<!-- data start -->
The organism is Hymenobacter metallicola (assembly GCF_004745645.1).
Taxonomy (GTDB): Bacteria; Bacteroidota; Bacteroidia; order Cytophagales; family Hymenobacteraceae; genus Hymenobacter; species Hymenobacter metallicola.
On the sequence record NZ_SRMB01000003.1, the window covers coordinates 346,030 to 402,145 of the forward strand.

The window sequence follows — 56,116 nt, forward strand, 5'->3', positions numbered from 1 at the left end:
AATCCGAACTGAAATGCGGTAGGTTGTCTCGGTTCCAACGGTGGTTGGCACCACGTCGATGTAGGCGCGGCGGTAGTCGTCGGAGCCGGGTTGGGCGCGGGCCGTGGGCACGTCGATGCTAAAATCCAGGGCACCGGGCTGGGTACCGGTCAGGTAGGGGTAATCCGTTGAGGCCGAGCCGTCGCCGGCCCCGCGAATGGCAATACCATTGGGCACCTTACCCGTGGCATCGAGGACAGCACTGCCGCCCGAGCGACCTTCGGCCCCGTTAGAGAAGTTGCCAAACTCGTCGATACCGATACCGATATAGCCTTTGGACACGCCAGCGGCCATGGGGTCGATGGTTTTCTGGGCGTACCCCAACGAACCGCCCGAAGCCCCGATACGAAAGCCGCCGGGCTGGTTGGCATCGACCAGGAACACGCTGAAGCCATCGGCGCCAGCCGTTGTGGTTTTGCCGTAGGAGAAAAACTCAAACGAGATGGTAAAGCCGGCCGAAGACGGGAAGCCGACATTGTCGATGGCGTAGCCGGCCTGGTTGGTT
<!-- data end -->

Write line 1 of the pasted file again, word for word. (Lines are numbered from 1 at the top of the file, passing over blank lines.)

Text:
The organism is Hymenobacter metallicola (assembly GCF_004745645.1).